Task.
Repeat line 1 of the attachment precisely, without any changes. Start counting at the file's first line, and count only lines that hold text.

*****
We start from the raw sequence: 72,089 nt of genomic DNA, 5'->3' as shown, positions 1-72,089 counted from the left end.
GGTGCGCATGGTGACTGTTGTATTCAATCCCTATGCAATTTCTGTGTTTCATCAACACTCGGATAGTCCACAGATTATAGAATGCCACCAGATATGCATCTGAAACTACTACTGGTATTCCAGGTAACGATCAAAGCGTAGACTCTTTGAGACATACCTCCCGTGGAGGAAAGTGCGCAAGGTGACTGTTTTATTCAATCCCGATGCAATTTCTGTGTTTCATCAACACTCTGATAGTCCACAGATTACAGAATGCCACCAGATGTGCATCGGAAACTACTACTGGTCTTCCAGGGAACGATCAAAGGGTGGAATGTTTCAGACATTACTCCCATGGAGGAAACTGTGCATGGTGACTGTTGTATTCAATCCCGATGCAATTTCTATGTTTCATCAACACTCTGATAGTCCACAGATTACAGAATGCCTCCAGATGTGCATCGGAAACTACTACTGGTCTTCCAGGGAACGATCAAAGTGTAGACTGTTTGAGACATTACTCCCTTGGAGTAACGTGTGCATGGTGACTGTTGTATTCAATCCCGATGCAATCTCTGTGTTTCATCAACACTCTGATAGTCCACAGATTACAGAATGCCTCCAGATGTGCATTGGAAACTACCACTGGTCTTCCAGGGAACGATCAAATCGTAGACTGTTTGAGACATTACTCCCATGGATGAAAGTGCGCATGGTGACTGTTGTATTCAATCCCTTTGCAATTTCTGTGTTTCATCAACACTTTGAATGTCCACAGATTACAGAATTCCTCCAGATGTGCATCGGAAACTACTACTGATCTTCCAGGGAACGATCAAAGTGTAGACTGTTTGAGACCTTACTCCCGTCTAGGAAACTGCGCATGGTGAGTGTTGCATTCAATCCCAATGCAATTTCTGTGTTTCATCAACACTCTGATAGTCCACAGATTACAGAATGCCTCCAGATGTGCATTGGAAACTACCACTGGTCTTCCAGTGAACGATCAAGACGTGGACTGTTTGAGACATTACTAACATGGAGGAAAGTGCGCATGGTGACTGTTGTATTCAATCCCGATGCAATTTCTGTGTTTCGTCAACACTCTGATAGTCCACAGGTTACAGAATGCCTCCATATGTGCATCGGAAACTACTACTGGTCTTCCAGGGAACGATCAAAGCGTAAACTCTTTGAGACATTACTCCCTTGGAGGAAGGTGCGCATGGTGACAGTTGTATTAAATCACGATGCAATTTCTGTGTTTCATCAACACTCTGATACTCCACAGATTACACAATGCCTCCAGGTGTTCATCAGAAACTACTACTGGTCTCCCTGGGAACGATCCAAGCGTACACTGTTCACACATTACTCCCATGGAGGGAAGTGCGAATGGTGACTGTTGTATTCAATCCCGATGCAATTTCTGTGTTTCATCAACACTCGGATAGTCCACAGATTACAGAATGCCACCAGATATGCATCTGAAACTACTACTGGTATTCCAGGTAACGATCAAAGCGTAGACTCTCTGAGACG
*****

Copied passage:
We start from the raw sequence: 72,089 nt of genomic DNA, 5'->3' as shown, positions 1-72,089 counted from the left end.